How did we get here and when did racial intolerance become acceptable?

Posted 27 Jul 2017 by Walaa Idris

Sir Martin Moore -Bick

As a black person, I am proud to say in the twenty-six years I lived in the UK, though I met a few ignorant people, I have never directly or indirectly experienced racism at work, on the streets or while using public services.

Having said that, I am not so naïve as to think this is the norm or the experience of most people of colour, even though it should be. However, I believe it is an indication that while there are some people with bigoted and ignorant views, overall Britain is a very tolerant, diverse, and accepting society.

That is why when I read the Grenfell Tower saviours again challenged, Sir Martin Moore- Bick, the retired judge leading the enquiry into the disaster, by telling him “You don’t represent us, you don’t look like us” and asked for him to be removed predominantly based on him not looking like them! I was shocked. Stunned, at the level of open and seemingly acceptable prejudice. Horrified at the nonchalant reporting by mainstream media, the unquestionable acceptance by the public and even some elected politicians!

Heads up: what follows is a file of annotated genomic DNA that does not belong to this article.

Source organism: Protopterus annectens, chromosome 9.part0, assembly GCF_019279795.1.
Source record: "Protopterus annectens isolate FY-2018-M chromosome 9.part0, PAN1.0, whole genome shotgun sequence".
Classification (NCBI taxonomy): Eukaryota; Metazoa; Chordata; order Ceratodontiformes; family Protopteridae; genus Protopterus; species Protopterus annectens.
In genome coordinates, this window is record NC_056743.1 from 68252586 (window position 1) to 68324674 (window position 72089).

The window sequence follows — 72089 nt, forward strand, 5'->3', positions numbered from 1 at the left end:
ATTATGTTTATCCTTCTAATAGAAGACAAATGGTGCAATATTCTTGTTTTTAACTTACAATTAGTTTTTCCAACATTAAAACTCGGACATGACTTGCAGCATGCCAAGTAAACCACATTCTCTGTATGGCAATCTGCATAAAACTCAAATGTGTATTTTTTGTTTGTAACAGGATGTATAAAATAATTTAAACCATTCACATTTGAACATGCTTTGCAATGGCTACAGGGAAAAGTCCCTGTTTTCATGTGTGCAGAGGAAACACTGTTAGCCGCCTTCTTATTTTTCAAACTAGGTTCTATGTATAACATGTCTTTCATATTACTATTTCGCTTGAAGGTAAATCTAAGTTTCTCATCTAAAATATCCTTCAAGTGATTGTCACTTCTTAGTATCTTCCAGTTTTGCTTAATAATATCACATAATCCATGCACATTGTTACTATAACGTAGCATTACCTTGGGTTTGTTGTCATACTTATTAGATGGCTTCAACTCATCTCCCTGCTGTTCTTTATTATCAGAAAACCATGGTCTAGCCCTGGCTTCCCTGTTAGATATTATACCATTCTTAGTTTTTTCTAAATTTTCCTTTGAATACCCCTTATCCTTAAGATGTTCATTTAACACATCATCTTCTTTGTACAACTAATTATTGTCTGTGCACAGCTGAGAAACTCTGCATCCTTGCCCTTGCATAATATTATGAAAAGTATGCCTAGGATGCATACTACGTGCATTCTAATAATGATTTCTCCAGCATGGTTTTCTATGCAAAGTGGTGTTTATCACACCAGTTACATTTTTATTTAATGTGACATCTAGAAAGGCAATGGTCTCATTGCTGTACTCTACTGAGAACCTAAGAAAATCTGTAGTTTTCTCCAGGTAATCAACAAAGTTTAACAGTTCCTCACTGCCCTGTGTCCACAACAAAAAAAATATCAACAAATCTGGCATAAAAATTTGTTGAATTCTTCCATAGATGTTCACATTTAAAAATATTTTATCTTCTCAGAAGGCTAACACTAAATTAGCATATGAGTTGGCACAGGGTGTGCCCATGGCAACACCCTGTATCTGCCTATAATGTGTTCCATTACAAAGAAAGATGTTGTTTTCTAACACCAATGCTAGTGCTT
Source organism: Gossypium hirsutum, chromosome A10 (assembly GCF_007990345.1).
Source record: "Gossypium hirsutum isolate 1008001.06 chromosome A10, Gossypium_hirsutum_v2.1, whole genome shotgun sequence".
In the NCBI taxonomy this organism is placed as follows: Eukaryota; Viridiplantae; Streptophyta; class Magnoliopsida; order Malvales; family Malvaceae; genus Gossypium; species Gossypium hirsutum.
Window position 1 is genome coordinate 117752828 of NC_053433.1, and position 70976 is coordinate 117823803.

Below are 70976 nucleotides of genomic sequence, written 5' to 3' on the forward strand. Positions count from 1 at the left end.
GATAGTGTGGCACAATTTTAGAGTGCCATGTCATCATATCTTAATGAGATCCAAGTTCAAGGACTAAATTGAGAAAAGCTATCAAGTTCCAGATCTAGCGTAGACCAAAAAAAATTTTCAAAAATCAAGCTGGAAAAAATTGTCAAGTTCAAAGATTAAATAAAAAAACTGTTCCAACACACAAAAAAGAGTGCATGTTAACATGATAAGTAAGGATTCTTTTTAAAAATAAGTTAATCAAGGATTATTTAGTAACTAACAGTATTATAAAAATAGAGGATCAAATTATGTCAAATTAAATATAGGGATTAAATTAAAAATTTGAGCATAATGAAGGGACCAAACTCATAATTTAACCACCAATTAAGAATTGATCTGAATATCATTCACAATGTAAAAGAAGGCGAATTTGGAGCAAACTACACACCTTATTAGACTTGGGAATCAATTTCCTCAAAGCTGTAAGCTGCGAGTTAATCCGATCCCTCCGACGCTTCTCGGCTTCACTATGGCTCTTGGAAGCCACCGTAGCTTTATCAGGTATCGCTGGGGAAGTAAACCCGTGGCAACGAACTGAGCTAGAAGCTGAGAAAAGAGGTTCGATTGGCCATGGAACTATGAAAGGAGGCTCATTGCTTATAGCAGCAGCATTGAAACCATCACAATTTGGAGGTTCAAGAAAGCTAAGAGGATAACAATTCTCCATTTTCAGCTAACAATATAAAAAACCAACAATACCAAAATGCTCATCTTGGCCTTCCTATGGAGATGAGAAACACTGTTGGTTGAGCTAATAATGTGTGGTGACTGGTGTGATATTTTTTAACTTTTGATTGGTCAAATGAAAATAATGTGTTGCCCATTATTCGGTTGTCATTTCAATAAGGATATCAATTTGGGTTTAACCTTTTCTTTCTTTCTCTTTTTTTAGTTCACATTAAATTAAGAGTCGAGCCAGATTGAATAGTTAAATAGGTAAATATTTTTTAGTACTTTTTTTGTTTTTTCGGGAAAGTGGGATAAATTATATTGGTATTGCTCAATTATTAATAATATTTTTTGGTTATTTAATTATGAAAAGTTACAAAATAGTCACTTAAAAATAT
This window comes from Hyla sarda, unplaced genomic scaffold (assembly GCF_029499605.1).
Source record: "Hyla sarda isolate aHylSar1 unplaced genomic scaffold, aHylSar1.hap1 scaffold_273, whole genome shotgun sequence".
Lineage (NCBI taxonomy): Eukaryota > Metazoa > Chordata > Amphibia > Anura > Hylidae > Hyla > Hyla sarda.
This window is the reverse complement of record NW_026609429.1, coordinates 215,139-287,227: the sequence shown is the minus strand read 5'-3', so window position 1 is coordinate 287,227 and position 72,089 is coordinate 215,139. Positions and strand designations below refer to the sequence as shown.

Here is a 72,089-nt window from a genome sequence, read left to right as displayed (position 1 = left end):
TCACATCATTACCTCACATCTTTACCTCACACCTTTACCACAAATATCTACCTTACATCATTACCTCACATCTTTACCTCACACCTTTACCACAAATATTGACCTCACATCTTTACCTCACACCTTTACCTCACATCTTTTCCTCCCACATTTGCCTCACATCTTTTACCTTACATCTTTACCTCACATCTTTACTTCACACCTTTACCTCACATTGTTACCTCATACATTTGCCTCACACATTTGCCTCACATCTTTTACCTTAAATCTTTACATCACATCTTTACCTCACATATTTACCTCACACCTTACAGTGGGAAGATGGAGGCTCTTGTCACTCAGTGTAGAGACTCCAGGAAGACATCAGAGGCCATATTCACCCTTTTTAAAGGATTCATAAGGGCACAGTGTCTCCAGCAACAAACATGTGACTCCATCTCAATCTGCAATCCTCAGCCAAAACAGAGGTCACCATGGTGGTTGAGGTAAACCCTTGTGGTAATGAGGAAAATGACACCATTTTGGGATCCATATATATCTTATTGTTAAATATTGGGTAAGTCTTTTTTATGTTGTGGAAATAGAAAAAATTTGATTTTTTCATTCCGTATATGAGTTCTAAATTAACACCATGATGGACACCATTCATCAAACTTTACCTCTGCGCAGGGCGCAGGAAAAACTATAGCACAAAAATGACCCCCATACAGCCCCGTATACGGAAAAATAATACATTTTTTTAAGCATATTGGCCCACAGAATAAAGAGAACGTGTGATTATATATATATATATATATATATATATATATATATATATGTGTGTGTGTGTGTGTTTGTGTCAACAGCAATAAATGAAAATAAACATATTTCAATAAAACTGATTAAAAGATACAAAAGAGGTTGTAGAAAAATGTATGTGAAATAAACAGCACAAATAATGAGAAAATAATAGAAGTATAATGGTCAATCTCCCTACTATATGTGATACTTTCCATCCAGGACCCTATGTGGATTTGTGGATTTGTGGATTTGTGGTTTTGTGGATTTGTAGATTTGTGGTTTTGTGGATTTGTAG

The first time it happened, it could be excused as an overreaction at a distressful time after the unspeakable Grenfell fire tragedy. But to happen again and no one objects to it, or seems bothered or alarmed by it, is appalling. This level of bigotry, no matter the circumstances, should never be tolerated or excused by anyone. It goes against our humanity, our decency, our civility, and against all that is British and who we are.

If you think my concern is an overreaction, then ask yourself this. If the tables were turned, and the judge wasn’t a white man, could the same language be used without anyone squirming or complaining? Ask yourself what would the public’s reaction be? What would the media, and dare I say the politicians say?

So I ask you again, why in 2017 when racial discrimination in most quarters is a thing of the past. A white judge is asked to vacate his appointed post because of the colour of his skin? What does it say, about us and about twenty-first century Britain?

Comment [4]

Categories: ,